A united effort to end period poverty
Menstruation is a normal bodily function that happens when a girl transitions from childhood to adulthood. The term ‘period poverty’ refers to the lack of access to sanitary products such as pads, tampons and wipes, due to financial constraints. According to Shelly-Ann Weeks, founder of Her Flow Ja, the majority of females affected by this are students in low-income families between the ages of 13 and 17.
Weeks says the inspiration to start the pad drive came out of a conversation with a student in 2016, who explained how she (the student) used one sanitary napkin for the duration of her period, which lasts an average of five days.
“Every guidance counsellor that I talk to, they buy pads for the girls at school but they can’t buy for all of the girls, so what happens is that they’ll buy maybe two packs for the week and it finish inna one day because all the girls come, and when dem come dem (the guidance counsellor) gi dem one pad and it last for however long dem can mek it last dem which is usually multiple days, dependent on the girl”.
Since then, Her Flow Ja has gained the attention of several people who share the same vision, after receiving a grant from the US Embassy’s women’s history month programme. Using that grant, the foundation was able to fund menstrual packages for an estimated 10,000 girls.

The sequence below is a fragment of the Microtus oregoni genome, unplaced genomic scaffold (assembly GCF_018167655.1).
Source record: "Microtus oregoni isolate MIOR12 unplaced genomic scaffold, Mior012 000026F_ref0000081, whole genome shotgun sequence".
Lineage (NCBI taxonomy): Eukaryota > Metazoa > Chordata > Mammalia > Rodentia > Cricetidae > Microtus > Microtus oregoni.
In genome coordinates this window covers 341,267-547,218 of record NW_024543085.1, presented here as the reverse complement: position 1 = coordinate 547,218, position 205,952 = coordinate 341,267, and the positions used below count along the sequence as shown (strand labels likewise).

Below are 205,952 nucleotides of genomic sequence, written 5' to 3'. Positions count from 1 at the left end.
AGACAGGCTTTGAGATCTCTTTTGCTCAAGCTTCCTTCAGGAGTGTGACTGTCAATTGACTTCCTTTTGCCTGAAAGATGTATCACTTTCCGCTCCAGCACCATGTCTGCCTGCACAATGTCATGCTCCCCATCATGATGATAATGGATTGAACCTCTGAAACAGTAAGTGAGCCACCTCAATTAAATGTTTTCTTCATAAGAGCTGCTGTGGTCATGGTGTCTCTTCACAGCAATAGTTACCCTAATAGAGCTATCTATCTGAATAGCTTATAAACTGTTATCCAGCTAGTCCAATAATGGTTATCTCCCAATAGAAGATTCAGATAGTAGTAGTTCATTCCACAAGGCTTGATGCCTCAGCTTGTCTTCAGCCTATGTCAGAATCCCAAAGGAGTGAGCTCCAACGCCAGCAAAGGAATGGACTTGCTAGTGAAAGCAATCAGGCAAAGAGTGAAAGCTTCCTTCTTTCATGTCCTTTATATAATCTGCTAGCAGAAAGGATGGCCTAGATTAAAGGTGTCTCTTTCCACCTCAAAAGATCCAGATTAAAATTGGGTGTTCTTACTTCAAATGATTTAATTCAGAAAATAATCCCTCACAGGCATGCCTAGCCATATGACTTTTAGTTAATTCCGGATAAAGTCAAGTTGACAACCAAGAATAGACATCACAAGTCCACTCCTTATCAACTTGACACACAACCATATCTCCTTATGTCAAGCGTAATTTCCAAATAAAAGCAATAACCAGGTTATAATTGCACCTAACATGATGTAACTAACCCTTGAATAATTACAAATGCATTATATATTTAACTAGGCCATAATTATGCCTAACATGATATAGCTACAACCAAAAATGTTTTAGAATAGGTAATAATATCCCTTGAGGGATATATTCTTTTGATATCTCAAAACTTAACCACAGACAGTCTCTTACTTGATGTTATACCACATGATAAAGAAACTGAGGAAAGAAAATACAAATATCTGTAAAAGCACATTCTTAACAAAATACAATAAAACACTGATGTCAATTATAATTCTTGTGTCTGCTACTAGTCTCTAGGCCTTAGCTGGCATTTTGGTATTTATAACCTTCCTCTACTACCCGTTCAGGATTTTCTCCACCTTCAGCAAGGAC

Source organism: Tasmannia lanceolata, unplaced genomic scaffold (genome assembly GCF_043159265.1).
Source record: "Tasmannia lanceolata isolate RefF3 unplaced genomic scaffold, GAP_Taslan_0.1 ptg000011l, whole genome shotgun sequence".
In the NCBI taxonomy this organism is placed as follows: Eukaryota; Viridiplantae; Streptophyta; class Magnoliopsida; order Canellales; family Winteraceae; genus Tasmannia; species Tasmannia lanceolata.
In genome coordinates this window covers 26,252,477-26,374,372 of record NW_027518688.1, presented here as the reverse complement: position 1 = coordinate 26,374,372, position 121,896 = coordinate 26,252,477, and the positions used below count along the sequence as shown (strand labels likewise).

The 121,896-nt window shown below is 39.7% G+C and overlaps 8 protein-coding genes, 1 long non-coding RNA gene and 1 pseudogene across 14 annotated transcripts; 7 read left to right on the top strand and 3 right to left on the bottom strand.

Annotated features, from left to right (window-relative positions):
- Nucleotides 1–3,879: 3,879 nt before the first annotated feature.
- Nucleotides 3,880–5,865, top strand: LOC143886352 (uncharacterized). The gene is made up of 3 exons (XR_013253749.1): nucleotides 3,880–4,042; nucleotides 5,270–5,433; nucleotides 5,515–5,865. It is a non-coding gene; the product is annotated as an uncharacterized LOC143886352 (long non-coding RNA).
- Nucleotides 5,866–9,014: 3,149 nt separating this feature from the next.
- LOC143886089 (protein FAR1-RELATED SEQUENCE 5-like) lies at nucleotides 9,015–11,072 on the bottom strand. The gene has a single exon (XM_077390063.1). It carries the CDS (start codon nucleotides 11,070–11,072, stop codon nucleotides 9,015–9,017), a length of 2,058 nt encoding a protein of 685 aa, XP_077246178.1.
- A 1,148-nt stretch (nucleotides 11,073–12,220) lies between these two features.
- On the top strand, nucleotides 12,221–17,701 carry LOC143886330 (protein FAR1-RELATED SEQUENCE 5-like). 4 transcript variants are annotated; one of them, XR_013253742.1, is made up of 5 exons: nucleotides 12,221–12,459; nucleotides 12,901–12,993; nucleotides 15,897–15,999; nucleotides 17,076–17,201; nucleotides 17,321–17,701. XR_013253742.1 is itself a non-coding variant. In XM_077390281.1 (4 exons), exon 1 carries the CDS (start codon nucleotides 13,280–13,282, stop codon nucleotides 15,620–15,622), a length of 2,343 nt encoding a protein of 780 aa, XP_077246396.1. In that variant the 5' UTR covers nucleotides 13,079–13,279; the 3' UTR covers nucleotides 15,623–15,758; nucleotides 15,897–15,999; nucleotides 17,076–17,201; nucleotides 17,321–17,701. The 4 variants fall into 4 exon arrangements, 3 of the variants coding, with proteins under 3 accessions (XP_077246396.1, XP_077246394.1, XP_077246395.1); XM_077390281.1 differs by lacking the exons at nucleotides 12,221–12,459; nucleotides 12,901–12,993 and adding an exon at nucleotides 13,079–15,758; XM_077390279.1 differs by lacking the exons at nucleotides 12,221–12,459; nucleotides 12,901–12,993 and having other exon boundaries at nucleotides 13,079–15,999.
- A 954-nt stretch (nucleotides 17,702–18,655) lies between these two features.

Men got involved
Danielle Terrelonge, managing director of DRT Communications, joined the team after being nominated by Her Flow Ja for doing extraordinary work in her community. During the award ceremony, she challenged herself and the room to affect 60 periods.
“The following morning, I asked myself how I could do this in a way that stands out. If I had a mess with my period, I’m probably going to feel more ashamed to talk about having my period with a man than I would with a woman. Then I thought that it would create a sensation if we got men to start talking about it.”
Terrelonge has collected well over 8,000 pads in the short space of five days with much help from the men within her network who decided that this was a challenge worth accepting.
“I’m really excited that I had the idea, really excited that everyone has stepped up, and most of all I’m glad that we’ve raised awareness that there is something called period poverty, and that these are daily decisions girls have to make.”
If you are open to joining the movement in any way, get in touch with @HerFlow on social media or contact Shelly-Ann Weeks at (876) 798-0820.